As concerns about North America’s dependence on foreign oil and rising energy prices continue to increase, the concept of generating renewable energy from biomass gains attention in this region. Biomass energy offers many associated environmental benefits that help drive the adoption of these technologies over conventional fossil fuel-fired technologies for energy generation.
New analysis from Frost & Sullivan (energy.frost.com), North American Biomass and Waste-to-Energy Markets, expects these industries to grow by 18 to 26 percent over the next ten years.
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“By utilizing the concept of waste-to-energy, it is possible not only to reduce waste but also generate electricity as a side product,” notes Frost & Sullivan Senior Research Analyst Shreyas Rajan. “This has led to increased activity in the biopower market, with more bids being submitted for projects and more inquiries being generated for biomass technologies.”
Constructing biomass power plants involves huge initial investment costs, making project development a challenging task for interested companies, especially small- and medium-sized enterprises. In an attempt to reduce the burden of high initial costs, the government and various agencies have introduced tax incentives and subsidies up to 50 percent of the investment costs.
“For instance, tax incentives currently applicable for wind energy have been extended to new installed waste-to-energy capacity,” says Rajan. “These measures are likely to help biomass plants become more competitive in relation to fossil fuel technologies.”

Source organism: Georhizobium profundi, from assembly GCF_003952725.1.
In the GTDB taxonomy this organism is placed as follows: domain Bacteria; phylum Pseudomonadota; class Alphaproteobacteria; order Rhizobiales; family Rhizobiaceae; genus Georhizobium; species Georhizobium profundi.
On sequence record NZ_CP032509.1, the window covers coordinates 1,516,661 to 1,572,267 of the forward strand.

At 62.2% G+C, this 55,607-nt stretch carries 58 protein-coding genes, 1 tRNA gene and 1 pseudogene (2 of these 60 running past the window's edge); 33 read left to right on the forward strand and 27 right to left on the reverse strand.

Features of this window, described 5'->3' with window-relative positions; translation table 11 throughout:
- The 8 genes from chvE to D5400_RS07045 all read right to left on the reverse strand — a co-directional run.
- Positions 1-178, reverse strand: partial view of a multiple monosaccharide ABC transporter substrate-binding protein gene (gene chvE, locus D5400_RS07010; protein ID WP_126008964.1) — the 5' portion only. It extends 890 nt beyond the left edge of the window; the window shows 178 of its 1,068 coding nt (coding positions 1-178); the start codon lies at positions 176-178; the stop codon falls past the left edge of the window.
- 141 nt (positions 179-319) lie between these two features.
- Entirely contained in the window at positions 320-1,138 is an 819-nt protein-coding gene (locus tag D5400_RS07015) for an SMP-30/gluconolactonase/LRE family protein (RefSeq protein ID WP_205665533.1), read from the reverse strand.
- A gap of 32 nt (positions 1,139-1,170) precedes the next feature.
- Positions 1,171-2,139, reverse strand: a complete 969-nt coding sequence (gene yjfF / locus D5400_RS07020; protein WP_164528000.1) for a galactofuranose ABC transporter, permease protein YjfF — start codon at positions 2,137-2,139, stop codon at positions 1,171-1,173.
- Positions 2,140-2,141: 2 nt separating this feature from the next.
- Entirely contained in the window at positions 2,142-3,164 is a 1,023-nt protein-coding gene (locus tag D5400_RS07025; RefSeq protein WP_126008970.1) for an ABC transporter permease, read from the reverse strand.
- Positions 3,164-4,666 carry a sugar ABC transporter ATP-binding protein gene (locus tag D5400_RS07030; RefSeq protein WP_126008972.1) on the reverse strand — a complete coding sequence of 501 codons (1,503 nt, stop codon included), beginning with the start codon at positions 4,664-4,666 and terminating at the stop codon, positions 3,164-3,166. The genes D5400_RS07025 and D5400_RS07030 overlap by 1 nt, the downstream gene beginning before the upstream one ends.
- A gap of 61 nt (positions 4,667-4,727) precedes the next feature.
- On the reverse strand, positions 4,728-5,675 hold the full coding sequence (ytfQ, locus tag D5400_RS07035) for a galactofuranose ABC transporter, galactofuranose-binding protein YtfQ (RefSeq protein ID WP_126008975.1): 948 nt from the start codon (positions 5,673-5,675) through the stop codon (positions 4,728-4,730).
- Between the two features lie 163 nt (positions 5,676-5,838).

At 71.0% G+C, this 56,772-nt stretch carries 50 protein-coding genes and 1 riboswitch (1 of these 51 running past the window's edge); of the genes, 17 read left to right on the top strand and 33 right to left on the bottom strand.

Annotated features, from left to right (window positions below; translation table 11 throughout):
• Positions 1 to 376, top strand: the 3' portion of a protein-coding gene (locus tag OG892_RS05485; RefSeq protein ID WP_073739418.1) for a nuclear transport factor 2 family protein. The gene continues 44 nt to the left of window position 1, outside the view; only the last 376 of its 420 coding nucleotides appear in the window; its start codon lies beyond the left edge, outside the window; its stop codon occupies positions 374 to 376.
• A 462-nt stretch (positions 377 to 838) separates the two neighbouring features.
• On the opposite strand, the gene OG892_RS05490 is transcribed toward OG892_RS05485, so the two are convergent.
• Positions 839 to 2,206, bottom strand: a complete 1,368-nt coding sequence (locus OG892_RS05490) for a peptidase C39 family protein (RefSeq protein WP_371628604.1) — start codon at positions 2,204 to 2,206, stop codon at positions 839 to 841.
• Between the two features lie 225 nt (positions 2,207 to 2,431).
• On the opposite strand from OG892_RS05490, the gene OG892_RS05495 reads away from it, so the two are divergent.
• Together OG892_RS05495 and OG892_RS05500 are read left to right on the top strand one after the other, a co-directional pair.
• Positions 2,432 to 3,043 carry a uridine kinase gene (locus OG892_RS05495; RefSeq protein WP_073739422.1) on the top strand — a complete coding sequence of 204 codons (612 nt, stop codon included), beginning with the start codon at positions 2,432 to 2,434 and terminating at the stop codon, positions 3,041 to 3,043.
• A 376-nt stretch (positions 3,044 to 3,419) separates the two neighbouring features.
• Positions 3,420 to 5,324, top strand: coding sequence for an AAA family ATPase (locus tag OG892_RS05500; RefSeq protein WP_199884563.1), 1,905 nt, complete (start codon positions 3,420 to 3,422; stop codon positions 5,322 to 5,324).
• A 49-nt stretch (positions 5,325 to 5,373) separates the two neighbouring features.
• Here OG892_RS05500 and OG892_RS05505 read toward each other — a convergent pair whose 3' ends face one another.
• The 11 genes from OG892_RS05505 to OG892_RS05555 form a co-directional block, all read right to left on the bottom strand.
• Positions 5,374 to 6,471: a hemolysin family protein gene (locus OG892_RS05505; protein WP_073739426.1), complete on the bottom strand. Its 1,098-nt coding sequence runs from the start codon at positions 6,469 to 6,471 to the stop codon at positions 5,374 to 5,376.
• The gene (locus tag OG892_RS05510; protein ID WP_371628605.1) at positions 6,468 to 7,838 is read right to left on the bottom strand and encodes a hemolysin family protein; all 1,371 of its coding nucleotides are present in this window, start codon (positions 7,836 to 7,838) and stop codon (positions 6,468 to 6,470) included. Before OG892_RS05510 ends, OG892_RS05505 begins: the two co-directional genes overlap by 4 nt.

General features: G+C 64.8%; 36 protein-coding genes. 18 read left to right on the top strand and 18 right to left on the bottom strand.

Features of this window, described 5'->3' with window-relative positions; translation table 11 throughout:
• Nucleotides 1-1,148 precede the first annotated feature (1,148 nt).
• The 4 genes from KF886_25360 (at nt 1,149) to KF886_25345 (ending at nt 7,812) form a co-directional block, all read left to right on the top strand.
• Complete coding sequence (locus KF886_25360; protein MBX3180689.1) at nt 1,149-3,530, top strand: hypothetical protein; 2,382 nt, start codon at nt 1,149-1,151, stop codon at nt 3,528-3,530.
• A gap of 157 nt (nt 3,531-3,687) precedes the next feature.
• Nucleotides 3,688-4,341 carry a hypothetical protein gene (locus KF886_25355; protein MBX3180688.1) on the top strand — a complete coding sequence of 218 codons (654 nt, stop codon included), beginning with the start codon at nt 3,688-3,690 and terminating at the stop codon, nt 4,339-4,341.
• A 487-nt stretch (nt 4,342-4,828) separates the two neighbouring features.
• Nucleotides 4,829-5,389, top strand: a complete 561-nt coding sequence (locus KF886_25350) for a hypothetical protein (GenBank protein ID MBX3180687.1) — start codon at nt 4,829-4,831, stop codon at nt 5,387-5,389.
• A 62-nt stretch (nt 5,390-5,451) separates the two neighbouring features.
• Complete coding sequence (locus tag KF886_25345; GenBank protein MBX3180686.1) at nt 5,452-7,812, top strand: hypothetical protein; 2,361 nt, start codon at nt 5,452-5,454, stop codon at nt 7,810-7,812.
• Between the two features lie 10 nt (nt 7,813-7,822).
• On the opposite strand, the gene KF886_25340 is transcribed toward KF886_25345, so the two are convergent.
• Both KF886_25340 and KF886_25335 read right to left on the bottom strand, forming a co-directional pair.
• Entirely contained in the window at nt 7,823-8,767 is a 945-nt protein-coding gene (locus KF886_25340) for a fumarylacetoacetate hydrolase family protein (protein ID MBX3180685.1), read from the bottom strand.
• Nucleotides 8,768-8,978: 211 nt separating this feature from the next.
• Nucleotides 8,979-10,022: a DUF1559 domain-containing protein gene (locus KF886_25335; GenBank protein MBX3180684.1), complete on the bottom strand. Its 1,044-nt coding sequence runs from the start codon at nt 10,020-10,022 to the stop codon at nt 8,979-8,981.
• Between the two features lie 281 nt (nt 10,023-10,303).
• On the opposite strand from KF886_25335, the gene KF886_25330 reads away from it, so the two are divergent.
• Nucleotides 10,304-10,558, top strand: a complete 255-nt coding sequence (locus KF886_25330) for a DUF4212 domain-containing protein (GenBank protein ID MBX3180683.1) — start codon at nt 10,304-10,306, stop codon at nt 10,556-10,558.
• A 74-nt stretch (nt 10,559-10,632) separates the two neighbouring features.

Another potential hurdle facing biopower projects is the large number of landfills in North America, particularly in the Midwest, where land is cheap and easily available. These landfills offer less expensive, and hence more attractive, waste management solutions. Competition among various biomass technologies is also increasing as less mature technologies compete with more established and economical ones such as combustion.
Most technologies entering the market are proven technologies in other areas such as nuclear or hazardous waste management. Other technologies such as digesters have not succeeded due to lack of maturity.
Many biopower initiatives have just passed the development and demonstration phase. Assessing and proving the cost effectiveness of energy-generating systems using various technologies including gasification, pyrolysis and digesters can only be done through practical experience in regular operations.
“Only when these technologies overcome teething problems and prove to be viable options offering superior performance over existing plants for the generation of electricity and reduction of waste, can real growth begin in the biomass and waste-to-energy markets,” concludes Rajan.
North American Biomass and Waste-to-Energy Markets, part of the Energy & Power Subscription, provides an in-depth analysis of these markets, their development, and growth potential in the next few years. It also examines the influence of major drivers and restraints on these markets. Interviews with the press are available.
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